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Career profile Clinical Laboratory Technician

Also known as Certified Clinical Laboratory Technician, Clinical Laboratory Technician (Clinical Lab Technician), Laboratory Assistant (Lab Assistant), Laboratory Technician (Lab Tech), Medical Laboratory Technician (MLT), Medical Laboratory Technicians (Medical Lab Technician), Medical Technician

Clinical Laboratory Technician

Also known as Certified Clinical Laboratory Technician, Clinical Laboratory Technician (Clinical Lab Technician), Laboratory Assistant (Lab Assistant)

Interests Profile
  • Realistic
  • Investigative
  • Conventional
Pay Range
$31,450 - $83,700 (annual)
Required Skills
  • Active Listening
  • Reading Comprehension
  • Speaking
Knowledge Areas
  • Chemistry
  • Biology
  • Mathematics
Core tasks
  • Conduct blood tests for transfusion purposes and perform blood counts.
  • Analyze the results of tests or experiments to ensure conformity to specifications, using special mechanical or electrical devices.
  • Conduct chemical analyses of body fluids, such as blood or urine, using microscope or automatic analyzer to detect abnormalities or diseases and enter findings into computer.
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What does a Clinical Laboratory Technician do?

Clinical Laboratory Technicians perform routine medical laboratory tests for the diagnosis, treatment, and prevention of disease.

In addition, Clinical Laboratory Technicians may work under the supervision of a medical technologist.

What kind of tasks does a Clinical Laboratory Technician perform regularly?

Clinical Laboratory Technicians are often responsible for overseeing or executing some or all of the following tasks:

  • Analyze the results of tests or experiments to ensure conformity to specifications, using special mechanical or electrical devices.
  • Conduct chemical analyses of body fluids, such as blood or urine, using microscope or automatic analyzer to detect abnormalities or diseases and enter findings into computer.
  • Set up, maintain, calibrate, clean, and test sterility of medical laboratory equipment.
  • Prepare standard volumetric solutions or reagents to be combined with samples, following standardized formulas or experimental procedures.
  • Collect blood or tissue samples from patients, observing principles of asepsis to obtain blood sample.
  • Supervise or instruct other technicians or laboratory assistants.

The above responsibilities are specific to Clinical Laboratory Technicians. More generally, Clinical Laboratory Technicians are involved in several broader types of activities:

Processing Information
Compiling, coding, categorizing, calculating, tabulating, auditing, or verifying information or data.
Working with Computers
Using computers and computer systems (including hardware and software) to program, write software, set up functions, enter data, or process information.
Getting Information
Observing, receiving, and otherwise obtaining information from all relevant sources.
Updating and Using Relevant Knowledge
Keeping up-to-date technically and applying new knowledge to your job.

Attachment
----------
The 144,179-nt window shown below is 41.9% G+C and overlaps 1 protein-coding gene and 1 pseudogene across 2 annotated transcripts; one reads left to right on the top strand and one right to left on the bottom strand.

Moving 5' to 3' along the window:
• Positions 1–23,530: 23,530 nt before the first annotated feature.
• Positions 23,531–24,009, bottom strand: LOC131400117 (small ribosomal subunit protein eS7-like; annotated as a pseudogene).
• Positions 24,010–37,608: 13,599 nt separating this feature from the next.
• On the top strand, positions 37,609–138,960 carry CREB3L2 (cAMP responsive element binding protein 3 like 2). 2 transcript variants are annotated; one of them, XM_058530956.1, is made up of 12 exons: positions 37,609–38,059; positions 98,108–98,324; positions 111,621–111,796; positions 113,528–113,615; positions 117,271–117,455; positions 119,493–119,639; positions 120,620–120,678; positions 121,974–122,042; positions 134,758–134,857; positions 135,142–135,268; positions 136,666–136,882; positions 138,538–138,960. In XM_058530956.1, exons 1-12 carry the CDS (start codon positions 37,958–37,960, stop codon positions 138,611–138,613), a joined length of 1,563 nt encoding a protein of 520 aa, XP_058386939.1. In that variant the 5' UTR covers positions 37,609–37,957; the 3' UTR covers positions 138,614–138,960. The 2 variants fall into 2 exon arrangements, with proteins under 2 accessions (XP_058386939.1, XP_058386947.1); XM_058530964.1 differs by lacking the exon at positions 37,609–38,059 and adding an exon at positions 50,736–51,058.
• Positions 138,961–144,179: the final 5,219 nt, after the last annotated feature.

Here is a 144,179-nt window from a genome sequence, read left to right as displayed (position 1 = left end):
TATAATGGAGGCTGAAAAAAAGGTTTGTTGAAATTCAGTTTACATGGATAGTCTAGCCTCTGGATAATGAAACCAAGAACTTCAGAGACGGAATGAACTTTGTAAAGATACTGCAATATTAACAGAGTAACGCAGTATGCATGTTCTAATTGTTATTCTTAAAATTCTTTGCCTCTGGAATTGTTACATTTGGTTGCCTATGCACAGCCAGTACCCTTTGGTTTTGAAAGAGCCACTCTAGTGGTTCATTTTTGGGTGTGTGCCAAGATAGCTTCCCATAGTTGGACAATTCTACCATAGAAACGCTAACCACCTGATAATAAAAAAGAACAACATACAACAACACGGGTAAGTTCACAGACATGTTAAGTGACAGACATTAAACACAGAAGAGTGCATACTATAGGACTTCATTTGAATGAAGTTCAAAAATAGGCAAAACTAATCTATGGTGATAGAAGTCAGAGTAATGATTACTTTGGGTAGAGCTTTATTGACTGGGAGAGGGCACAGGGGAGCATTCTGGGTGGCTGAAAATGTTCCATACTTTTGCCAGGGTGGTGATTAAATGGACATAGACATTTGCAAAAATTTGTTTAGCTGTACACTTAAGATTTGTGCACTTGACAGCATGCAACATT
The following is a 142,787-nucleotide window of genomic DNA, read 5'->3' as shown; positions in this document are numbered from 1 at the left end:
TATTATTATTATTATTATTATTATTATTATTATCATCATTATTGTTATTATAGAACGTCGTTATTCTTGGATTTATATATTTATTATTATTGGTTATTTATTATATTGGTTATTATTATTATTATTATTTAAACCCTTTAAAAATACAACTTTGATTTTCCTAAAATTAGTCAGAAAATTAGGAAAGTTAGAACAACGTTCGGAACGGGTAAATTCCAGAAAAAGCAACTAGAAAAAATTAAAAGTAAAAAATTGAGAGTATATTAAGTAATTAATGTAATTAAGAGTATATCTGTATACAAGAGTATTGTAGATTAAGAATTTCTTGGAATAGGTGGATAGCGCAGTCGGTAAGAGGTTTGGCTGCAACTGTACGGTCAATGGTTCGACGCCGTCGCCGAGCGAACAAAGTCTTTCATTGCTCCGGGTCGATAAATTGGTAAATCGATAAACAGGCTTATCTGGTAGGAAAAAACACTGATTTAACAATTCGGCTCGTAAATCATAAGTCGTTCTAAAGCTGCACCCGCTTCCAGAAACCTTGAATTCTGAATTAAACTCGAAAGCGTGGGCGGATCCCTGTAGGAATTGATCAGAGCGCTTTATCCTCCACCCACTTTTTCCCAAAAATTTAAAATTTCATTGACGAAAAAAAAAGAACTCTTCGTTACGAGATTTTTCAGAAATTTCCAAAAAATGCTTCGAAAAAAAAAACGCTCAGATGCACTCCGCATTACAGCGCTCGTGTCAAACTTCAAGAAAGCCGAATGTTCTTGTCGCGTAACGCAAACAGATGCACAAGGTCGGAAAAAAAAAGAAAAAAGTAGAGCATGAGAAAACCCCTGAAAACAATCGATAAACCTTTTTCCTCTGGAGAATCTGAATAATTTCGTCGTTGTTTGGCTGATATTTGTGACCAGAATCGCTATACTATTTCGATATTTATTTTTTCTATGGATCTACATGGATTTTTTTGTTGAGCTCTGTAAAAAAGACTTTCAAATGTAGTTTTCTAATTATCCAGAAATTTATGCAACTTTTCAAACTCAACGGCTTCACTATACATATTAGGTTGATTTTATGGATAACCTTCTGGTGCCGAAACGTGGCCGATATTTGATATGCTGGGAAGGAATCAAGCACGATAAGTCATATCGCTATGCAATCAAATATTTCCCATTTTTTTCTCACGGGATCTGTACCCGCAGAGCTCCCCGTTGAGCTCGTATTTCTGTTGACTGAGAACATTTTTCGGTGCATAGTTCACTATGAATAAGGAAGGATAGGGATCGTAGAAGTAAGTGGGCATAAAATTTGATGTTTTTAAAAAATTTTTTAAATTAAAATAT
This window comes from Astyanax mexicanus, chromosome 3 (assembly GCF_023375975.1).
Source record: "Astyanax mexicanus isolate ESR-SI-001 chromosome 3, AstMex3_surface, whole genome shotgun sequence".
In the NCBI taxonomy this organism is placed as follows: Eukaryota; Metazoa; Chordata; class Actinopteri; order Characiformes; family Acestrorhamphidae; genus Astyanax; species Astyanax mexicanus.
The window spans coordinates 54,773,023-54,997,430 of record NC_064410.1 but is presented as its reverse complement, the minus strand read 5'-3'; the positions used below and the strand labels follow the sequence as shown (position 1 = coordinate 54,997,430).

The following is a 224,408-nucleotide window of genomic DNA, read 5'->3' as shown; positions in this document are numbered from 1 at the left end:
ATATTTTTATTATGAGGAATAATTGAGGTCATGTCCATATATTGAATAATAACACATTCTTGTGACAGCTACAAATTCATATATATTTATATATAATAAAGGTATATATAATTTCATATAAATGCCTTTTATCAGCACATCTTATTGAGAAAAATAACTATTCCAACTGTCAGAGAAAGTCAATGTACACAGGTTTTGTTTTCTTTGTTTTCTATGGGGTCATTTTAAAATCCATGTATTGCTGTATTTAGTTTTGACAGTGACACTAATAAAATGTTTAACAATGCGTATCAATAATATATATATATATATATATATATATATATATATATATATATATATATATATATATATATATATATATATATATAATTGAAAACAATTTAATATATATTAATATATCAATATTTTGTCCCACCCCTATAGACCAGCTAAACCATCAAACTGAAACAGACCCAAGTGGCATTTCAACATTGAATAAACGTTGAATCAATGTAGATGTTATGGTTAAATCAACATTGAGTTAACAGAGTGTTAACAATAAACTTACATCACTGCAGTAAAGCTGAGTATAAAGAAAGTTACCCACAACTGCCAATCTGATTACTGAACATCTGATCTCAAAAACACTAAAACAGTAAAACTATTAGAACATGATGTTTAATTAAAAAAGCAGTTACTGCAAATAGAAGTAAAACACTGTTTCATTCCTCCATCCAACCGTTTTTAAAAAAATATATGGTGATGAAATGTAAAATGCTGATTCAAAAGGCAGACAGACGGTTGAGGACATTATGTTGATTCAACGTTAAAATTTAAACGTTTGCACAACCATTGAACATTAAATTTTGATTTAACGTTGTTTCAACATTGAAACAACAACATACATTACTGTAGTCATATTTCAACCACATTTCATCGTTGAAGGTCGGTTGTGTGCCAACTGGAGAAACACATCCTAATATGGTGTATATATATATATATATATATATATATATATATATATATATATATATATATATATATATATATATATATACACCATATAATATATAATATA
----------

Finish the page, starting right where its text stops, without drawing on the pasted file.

Making Decisions and Solving Problems
Analyzing information and evaluating results to choose the best solution and solve problems.

What is a Clinical Laboratory Technician salary?

The median salary for a Clinical Laboratory Technician is $54,180, and the average salary is $55,990. Both the median and average roughly describe the middle of the Clinical Laboratory Technician salary range, but the average is more easily affected by extremely high or low salaries.

Many Clinical Laboratory Technicians earn significantly more or less than the average, due to several factors. About 10% of Clinical Laboratory Technicians earn less than $31,450 per year, 25% earn less than $39,680, 75% earn less than $69,650, and 90% earn less than $83,700.

Between the years of 2020 and 2030, the number of Clinical Laboratory Technicians is expected to change by 10.9%, and there should be roughly 25,900 open positions for Clinical Laboratory Technicians every year.

Median annual salary
$54,180
Typical salary range
$31,450 - $83,700
Projected growth (2020 - 2030)
10.9%

What personality traits are common among Clinical Laboratory Technicians?

Interests

Career interests describe a person's preferences for different types of working environments and activities. When a person's interest match the demands of an occupation, people are usually more engaged and satisfied in that role.

Compared to most occupations, those who work as a Clinical Laboratory Technician are usually higher in their Realistic, Investigative, and Conventional interests.

Clinical Laboratory Technicians typically have strong Realistic interests. Realistic occupations frequently involve work activities that include practical, hands-on problems and solutions. They often deal with plants, animals, and real-world materials like wood, tools, and machinery. Many of the occupations require working outside, and do not involve a lot of paperwork or working closely with others.

Also, Clinical Laboratory Technicians typically have strong Investigative interests. Investigative occupations frequently involve working with ideas, and require an extensive amount of thinking. These occupations can involve searching for facts and figuring out problems mentally.

Lastly, Clinical Laboratory Technicians typically have moderate Conventional interests. Conventional occupations frequently involve following set procedures and routines. These occupations can include working with data and details more than with ideas. Usually there is a clear line of authority to follow.

Clinical Laboratory Technicians typically have moderate Social interests. Social occupations frequently involve working with, communicating with, and teaching people. These occupations often involve helping or providing service to others.

Values

People differ in their values, or what is most important to them for building job satisfaction and fulfillment.

Compared to most people, those working as a Clinical Laboratory Technician tend to value Support, Relationships, and Independence.

Most importantly, Clinical Laboratory Technicians strongly value Support. Occupations that satisfy this work value offer supportive management that stands behind employees.

Second, Clinical Laboratory Technicians moderately value Relationships. Occupations that satisfy this work value allow employees to provide service to others and work with co-workers in a friendly non-competitive environment.